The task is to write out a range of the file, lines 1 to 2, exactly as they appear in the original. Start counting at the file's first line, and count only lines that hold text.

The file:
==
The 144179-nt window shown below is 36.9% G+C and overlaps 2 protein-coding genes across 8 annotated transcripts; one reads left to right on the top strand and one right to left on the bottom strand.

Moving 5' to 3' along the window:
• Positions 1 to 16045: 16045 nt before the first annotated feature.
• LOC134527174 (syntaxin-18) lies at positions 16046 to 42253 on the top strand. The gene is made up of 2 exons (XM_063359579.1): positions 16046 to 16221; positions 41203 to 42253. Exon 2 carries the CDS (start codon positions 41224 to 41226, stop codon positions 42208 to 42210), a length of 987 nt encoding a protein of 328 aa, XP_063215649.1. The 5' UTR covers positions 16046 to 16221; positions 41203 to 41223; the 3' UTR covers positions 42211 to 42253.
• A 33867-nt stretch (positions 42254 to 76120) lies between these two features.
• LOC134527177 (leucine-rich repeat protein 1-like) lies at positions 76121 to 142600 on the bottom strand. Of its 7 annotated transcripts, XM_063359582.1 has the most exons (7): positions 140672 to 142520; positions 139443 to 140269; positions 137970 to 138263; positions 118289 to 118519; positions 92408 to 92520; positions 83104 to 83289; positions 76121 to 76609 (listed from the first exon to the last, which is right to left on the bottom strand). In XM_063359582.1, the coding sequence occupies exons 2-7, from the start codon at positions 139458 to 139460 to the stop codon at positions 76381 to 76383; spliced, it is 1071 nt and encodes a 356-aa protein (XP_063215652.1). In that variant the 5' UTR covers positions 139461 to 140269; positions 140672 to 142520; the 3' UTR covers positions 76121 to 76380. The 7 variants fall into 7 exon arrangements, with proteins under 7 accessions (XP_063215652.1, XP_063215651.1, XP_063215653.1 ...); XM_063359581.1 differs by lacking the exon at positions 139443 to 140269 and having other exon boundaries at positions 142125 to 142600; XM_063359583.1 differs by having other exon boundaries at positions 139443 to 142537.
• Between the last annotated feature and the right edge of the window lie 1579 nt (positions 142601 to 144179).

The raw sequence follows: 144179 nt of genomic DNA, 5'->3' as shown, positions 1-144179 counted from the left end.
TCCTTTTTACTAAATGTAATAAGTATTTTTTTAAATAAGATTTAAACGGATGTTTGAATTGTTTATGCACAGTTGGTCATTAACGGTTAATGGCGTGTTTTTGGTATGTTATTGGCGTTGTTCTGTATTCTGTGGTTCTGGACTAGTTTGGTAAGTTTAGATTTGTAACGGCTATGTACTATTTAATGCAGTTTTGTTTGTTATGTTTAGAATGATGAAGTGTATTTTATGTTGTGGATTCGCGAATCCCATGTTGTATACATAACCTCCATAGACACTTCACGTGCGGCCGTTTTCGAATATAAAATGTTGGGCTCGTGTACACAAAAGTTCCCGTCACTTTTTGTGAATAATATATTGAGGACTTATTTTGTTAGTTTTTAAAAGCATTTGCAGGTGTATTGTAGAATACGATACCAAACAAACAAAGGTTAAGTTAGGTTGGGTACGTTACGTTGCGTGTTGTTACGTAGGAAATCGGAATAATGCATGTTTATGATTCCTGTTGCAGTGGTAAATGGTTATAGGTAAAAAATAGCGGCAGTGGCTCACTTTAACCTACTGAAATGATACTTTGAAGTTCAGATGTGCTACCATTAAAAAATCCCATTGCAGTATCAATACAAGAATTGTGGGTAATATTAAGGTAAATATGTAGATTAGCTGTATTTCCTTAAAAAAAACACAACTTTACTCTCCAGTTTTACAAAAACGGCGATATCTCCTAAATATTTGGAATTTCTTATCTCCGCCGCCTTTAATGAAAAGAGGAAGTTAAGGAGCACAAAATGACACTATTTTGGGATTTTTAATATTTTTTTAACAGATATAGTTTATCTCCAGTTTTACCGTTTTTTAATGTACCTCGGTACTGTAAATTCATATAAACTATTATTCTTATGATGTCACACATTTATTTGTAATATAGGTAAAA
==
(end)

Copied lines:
The 144179-nt window shown below is 36.9% G+C and overlaps 2 protein-coding genes across 8 annotated transcripts; one reads left to right on the top strand and one right to left on the bottom strand.

Moving 5' to 3' along the window: